Geography 50

Challenges, Changes and Achievements – celebrating 50 years of geography at the University of Plymouth (PDF)

Behind the book

When Professor Mark Brayshay, Emeritus Professor, was first asked by his former colleague Professor Jon Shaw if he would be prepared to compile a history of Plymouth Geography, he had little idea how challenging it would prove.
Mark, who was a member of the department from 1975 until 2015, already had a great deal of material and memorabilia when he began the task in 2017. He would soon discover, however, just how much further research and interviewing would be required in order to gather the complete story.

“As a historical geographer, archival research has always been my 'bread and butter', but this project was certainly a challenge,” he said. “No single archive of information about Geography at Plymouth exists, and it was therefore necessary to piece the story together by reassembling the evidence that was needed wherever I could find it.”
Mark scoured the Registry records for several months because he wanted to include the names of every student who had graduated – a task he achieved with the exception of some of those who took a combined honours degree with Geography as their minor. He also used both the University Library and the British Library to research and record the thesis titles of all higher degree students.

“One of the particular and enduring hallmarks of Geography at Plymouth is that everyone is valued, staff and students.

“Everyone counts, and that has been a major motivating imperative for me with the book, and making it as inclusive as possible.”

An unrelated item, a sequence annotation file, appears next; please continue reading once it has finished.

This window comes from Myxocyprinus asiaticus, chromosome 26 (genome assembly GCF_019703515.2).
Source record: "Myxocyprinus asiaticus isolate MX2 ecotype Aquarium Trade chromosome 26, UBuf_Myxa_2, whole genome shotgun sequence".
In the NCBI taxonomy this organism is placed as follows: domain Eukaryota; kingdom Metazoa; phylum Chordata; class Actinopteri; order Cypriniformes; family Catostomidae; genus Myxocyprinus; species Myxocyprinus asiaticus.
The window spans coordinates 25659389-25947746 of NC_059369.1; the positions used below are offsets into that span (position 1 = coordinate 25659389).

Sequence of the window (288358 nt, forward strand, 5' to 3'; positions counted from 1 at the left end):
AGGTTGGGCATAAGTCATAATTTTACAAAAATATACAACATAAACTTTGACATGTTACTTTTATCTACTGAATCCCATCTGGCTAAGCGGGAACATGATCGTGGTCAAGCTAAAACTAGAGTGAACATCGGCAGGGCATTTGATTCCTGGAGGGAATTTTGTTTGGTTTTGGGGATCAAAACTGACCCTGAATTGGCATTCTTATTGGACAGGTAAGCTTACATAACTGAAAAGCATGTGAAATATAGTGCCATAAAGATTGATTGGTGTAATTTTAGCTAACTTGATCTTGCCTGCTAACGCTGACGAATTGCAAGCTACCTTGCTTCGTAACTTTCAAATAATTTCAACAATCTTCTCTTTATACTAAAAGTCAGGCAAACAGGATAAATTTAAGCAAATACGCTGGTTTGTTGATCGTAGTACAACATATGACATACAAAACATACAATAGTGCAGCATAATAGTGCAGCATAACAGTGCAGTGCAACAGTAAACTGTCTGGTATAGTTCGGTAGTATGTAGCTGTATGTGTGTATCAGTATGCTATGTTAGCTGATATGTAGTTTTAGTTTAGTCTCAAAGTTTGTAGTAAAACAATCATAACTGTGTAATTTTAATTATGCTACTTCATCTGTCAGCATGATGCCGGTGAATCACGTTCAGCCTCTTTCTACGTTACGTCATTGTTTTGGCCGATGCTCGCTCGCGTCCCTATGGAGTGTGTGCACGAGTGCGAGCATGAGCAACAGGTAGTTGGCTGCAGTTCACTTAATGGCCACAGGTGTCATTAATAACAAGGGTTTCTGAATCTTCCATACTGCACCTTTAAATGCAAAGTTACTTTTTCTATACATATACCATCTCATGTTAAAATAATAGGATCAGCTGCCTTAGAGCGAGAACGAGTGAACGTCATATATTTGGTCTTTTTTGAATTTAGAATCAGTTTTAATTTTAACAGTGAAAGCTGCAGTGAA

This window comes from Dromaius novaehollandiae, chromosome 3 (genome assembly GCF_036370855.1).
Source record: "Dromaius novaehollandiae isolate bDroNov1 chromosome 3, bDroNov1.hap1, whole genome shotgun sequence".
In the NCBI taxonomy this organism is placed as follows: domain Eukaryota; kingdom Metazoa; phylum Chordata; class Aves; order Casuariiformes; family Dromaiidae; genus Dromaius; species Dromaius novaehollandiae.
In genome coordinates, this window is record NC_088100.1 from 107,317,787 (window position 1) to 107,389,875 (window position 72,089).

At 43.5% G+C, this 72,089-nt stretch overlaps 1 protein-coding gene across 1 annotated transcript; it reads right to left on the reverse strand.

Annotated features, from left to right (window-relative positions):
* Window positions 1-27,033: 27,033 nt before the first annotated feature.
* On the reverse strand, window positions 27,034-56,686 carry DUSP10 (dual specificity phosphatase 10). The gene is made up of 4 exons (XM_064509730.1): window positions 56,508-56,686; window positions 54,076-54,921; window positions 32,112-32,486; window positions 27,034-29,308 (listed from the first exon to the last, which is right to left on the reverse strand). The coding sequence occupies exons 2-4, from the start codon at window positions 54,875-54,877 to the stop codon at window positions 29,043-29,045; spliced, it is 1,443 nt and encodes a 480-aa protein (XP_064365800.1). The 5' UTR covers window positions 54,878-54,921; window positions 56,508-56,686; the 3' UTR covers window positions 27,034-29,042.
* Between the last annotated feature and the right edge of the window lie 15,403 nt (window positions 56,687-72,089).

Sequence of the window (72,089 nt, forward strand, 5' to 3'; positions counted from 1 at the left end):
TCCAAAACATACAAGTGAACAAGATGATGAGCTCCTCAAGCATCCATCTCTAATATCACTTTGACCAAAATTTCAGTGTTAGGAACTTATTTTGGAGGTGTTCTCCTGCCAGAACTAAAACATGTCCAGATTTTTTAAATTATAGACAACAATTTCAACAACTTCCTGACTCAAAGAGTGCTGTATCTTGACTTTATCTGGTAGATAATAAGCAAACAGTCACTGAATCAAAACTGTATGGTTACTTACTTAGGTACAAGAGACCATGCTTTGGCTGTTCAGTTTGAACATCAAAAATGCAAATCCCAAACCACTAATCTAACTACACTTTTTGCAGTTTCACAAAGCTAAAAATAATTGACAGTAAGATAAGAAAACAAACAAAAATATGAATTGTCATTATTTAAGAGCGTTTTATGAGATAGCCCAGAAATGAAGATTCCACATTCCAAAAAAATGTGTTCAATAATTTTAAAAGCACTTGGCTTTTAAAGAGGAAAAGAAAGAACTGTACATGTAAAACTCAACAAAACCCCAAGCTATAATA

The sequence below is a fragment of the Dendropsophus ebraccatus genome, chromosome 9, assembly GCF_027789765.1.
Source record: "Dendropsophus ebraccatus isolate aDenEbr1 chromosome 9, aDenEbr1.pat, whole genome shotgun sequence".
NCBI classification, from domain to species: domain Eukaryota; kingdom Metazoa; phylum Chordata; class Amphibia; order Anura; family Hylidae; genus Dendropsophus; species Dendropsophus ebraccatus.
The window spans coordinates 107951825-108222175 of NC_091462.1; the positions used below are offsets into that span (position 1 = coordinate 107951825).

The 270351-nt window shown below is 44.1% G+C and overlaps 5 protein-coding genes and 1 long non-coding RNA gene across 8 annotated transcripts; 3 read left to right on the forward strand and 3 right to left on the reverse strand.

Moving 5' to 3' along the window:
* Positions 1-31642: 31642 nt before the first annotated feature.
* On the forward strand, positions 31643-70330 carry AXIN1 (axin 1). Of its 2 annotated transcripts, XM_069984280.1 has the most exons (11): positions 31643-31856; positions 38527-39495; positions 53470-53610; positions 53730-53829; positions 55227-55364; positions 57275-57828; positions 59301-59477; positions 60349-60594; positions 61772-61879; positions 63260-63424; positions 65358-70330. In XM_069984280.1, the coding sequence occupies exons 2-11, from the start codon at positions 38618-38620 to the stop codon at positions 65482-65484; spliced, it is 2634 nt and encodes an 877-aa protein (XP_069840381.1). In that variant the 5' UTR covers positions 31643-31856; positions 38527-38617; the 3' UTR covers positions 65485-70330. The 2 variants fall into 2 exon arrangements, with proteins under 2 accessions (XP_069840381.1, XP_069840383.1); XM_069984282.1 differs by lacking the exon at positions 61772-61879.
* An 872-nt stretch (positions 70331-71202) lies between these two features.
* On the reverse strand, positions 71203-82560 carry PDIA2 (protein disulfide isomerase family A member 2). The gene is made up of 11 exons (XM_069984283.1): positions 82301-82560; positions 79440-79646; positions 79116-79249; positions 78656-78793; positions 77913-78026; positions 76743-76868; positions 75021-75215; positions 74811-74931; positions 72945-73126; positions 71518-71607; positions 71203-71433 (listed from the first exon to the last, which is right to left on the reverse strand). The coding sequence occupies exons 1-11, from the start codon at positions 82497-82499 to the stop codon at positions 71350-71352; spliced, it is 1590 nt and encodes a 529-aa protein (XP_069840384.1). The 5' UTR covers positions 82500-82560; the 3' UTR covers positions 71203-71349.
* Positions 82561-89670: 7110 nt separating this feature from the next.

Despite the task faced by Mark, and some of the hard choices he had to make in terms of what would be omitted from the book, it proved to be a hugely rewarding experience – not least the chance to catch up with a number of former colleagues through the interviewing he conducted. And it has left Mark with a new appreciation of the legacy of the department.

“Geography has made an immense contribution, in all kinds of ways, to the great success of the institution since 1969.

“Finding out more about the impressive record of so many Plymouth geography graduates has powerfully confirmed for me just how worthwhile it has been to offer courses in the discipline for five decades, and to contribute to knowledge by undertaking research in our field.

“The stellar careers pursued by some staff perhaps also indicates another dimension of the contribution made by Plymouth in shaping 'great futures'. Moreover, the need for well-educated geographers in today's world has not in any way diminished; indeed, as modern society attempts to confront unprecedented challenges and threats, the particular expertise and approach of geographers is more relevant and more important than ever.” 

Looking back on 50 years of geography

The autumn of 1969. Butch Cassidy and the Sundance Kidshoots its way into cinemas, Monty Python silly walks onto British TV screens, The Beatles release Abbey Road, and Vietnam rumbles on amid howls of protest.